Dancehall: the Carribean book launch

Great news for all those of you who have been looking for a reason to head for warmer climes – as if the weather this week wasn’t enough!

The University of the West Indies' Institute of Caribbean Studies and the UOP invite one and all to attend the launch of DanceHall: From Slave Ship to Ghetto by Dr. Sonjah Stanley Niaah. You’ll likely need a plane to get there, but who can say no to a Jamaican vacation?

Stanley Niaah’s book is the first to document the cultural significance of dancehall, a genre of popular Jamaican music that combines reggae, digital instrumentation and rapid-fire DJ lyrics. Dancehall music came into vogue in Jamaica during the 1980s, and its popularity continues to grow around the world. In DanceHall, Stanley Niaah examines over 400 years of Black Atlantic performance history through the eyes of a native Jamaican, and links it to other genres of music including as American blues, South African kwaito, and Latin American reggaetòn.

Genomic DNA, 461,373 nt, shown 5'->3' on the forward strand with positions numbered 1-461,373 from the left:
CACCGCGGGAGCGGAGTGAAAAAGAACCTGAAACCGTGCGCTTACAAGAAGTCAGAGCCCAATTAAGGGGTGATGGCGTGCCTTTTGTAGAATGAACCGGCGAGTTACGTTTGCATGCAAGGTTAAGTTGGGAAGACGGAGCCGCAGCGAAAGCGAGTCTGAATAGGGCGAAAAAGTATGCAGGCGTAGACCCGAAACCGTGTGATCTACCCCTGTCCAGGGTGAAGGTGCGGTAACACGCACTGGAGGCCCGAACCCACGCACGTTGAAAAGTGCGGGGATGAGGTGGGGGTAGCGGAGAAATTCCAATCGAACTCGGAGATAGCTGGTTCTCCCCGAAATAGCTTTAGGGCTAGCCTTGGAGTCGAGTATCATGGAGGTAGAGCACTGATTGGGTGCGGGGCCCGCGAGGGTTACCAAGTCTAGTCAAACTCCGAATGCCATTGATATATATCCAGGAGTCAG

The launch will certainly be one for the books (if you’ll forgive the pun,) and will feature conversations with Professors Brian Meeks and Wilma Bailey as well as Jerome Hamilton, the Executive Director at Headline Entertainment, and the beautiful and talented Nadine Sutherland, Recording Artist. As an extra treat, the after party will include a performance by Stone Love, one of the veteran sound systems featured in the book, as well as some other surprises.

Monday, January 31, 2011
Rex Nettleford Hall, Multipurpose Room
University of West Indies, Mona Campus

To help you all get in the right frame of mind for this groundbreaking launch, check out one of Sonjah Stanley Niaah’s favourite dancehall songs:

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